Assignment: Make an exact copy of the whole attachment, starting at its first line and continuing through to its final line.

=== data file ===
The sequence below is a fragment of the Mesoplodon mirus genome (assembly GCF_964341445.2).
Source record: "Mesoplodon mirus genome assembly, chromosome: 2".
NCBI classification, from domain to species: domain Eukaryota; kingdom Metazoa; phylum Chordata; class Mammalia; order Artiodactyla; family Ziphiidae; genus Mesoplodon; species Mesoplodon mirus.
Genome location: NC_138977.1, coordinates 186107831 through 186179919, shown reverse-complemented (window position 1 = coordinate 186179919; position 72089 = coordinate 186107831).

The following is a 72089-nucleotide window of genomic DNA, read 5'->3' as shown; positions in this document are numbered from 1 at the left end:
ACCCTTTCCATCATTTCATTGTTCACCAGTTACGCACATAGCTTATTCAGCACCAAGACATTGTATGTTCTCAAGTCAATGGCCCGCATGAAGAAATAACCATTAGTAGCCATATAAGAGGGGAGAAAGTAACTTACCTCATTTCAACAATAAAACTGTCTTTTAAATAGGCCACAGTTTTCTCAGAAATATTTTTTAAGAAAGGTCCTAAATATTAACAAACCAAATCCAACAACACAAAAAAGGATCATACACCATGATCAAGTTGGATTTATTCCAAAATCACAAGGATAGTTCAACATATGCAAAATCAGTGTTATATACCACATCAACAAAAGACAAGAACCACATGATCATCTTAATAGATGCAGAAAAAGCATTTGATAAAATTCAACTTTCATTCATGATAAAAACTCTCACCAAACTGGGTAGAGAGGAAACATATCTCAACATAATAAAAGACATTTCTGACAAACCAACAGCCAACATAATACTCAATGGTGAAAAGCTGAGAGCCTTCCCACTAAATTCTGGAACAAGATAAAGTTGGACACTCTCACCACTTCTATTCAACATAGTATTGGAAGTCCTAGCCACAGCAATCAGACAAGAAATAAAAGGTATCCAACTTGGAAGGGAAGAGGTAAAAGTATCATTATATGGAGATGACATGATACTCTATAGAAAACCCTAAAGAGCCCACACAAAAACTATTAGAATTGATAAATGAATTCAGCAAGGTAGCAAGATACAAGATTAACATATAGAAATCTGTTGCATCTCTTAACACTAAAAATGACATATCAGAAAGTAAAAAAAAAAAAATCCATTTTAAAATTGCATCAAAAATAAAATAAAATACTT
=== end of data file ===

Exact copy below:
The sequence below is a fragment of the Mesoplodon mirus genome (assembly GCF_964341445.2).
Source record: "Mesoplodon mirus genome assembly, chromosome: 2".
NCBI classification, from domain to species: domain Eukaryota; kingdom Metazoa; phylum Chordata; class Mammalia; order Artiodactyla; family Ziphiidae; genus Mesoplodon; species Mesoplodon mirus.
Genome location: NC_138977.1, coordinates 186107831 through 186179919, shown reverse-complemented (window position 1 = coordinate 186179919; position 72089 = coordinate 186107831).

The following is a 72089-nucleotide window of genomic DNA, read 5'->3' as shown; positions in this document are numbered from 1 at the left end:
ACCCTTTCCATCATTTCATTGTTCACCAGTTACGCACATAGCTTATTCAGCACCAAGACATTGTATGTTCTCAAGTCAATGGCCCGCATGAAGAAATAACCATTAGTAGCCATATAAGAGGGGAGAAAGTAACTTACCTCATTTCAACAATAAAACTGTCTTTTAAATAGGCCACAGTTTTCTCAGAAATATTTTTTAAGAAAGGTCCTAAATATTAACAAACCAAATCCAACAACACAAAAAAGGATCATACACCATGATCAAGTTGGATTTATTCCAAAATCACAAGGATAGTTCAACATATGCAAAATCAGTGTTATATACCACATCAACAAAAGACAAGAACCACATGATCATCTTAATAGATGCAGAAAAAGCATTTGATAAAATTCAACTTTCATTCATGATAAAAACTCTCACCAAACTGGGTAGAGAGGAAACATATCTCAACATAATAAAAGACATTTCTGACAAACCAACAGCCAACATAATACTCAATGGTGAAAAGCTGAGAGCCTTCCCACTAAATTCTGGAACAAGATAAAGTTGGACACTCTCACCACTTCTATTCAACATAGTATTGGAAGTCCTAGCCACAGCAATCAGACAAGAAATAAAAGGTATCCAACTTGGAAGGGAAGAGGTAAAAGTATCATTATATGGAGATGACATGATACTCTATAGAAAACCCTAAAGAGCCCACACAAAAACTATTAGAATTGATAAATGAATTCAGCAAGGTAGCAAGATACAAGATTAACATATAGAAATCTGTTGCATCTCTTAACACTAAAAATGACATATCAGAAAGTAAAAAAAAAAAAATCCATTTTAAAATTGCATCAAAAATAAAATAAAATACTT